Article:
The science of sustainable seafood, explained

Infamous Northern Cod makes a Comeback while Gulf of Maine Cod Suffers

Two stories on cod in North American have appeared this week. In an article entitled Northern Cod Comeback, George Rose describes the changes in the  abundance of this stock in the last 30+ years. The collapse of the northern cod fishery in Canada and the subsequent moratorium was the poster child for fisheries failure in the 1990s, and the failure to rebuild for almost 20 years a source of much mystery. The collapse was ascribed to a perfect storm of overfishing combined with unfavorable, colder temperatures and the collapse of the main prey species, capelin. But what was once one of the largest fish stocks in the world is coming back, with large spawning aggregations and large old fish reappearing. Water temperatures have warmed and the capelin stock has rebuilt.

Note that cod and capelin biomass are on a logarithmic scale.

Another paper appeared this week on cod in the Gulf of Maine with quite a different story. This stock is in terrible shape, again due to a combination of overfishing and temperature. However, in this case it is still too warm for the cod. Gulf of Maine cod are at the southern end of cod’s range in the U.S. and Northern cod at the northern end, so warmer years are good for Northern cod, but bad for Gulf of Maine cod.


The lesson from both of these papers is that rebuilding the stocks to historical levels depends both on fisheries management reducing harvest to sustainable levels and on the return of favorable environmental conditions.

Comment by Steve Cadrin, University of Massachusetts Dartmouth

The signals of northern cod rebuilding are both encouraging and informative.  I think the first lesson is that cod and most other fishes have a great capacity for recovery, and eventually can rebuild from depleted conditions.  The permanent damage from the collapse of northern cod was a socioeconomic collapse of fishing communities, but not an irreversible condition for the resource.  The second lesson is that fishing was not the primary factor of cod productivity.  Ten years after closing the fishery, the stock still had not shown any signs of rebuilding. Recovery didn’t begin until environmental conditions were favorable for cod production.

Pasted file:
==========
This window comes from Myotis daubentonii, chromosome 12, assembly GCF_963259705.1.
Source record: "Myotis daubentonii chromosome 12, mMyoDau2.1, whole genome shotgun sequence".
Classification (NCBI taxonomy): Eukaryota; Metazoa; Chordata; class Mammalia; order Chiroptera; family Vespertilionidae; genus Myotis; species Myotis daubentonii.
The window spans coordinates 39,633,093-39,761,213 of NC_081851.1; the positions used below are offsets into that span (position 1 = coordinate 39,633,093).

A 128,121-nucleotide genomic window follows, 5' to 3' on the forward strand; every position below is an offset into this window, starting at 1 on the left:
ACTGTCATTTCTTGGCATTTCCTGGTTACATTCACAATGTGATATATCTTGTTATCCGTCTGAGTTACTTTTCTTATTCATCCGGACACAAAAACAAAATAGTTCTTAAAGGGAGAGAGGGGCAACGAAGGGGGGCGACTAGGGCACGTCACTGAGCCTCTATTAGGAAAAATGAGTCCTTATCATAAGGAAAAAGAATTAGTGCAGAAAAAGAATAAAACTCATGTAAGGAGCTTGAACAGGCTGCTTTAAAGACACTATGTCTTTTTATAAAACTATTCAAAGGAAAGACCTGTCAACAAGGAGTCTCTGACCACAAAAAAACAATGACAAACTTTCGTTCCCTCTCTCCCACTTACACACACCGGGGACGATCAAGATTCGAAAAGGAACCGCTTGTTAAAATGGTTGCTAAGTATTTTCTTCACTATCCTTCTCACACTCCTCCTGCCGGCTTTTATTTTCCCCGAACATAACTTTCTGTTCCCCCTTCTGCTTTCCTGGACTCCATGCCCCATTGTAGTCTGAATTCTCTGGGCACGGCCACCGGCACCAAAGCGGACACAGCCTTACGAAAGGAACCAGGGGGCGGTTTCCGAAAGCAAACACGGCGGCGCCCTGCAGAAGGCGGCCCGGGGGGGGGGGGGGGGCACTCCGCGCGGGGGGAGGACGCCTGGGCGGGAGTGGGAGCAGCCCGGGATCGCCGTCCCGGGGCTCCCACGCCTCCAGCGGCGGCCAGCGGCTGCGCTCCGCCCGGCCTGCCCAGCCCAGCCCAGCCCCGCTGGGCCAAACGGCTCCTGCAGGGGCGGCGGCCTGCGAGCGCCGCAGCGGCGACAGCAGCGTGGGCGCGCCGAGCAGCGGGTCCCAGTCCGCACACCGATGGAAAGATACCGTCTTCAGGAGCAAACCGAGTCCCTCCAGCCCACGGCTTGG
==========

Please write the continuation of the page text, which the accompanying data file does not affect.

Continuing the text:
These lessons are relevant for assessment and management of the Gulf of Maine cod fishery.  Emergency management actions are permanently changing fishing communities to end overfishing as quickly as possible.  The cod resource is not endangered, but the fishing community is. The primary reason for slow recovery and continued overfishing of Gulf of Maine cod has been scientific uncertainty and abrupt changes in our perception of the resource. Fishery managers have followed the scientific recommendations, but in retrospect, those recommendations were misleading. The relative influence of fishing and the environment on northern cod should be considered for the Gulf of Maine cod. Stock assessment models are simplifications of a much more complex reality. Stock assessments typically assume that components of productivity (survival from natural mortality, reproductive rates, growth) are relatively constant. These assumptions may be reasonable for relatively stable ecosystems.  However, considering the extreme climate change experienced in the Gulf of Maine, such assumptions need to be re-considered.  Alternative approaches to science and management are needed to help preserve the fishing communities that rely on Gulf of Maine cod.
Steve Cadrin is a Professor in the Department of Fisheries Oceanography and School for Marine Science & Technology at the University of Massachusetts Dartmouth

Share this story:


Subscribe to our newsletter:

Read more:

Leave a Reply

Ray Hilborn's every-so-often newsletter

The best way to keep up with our stories.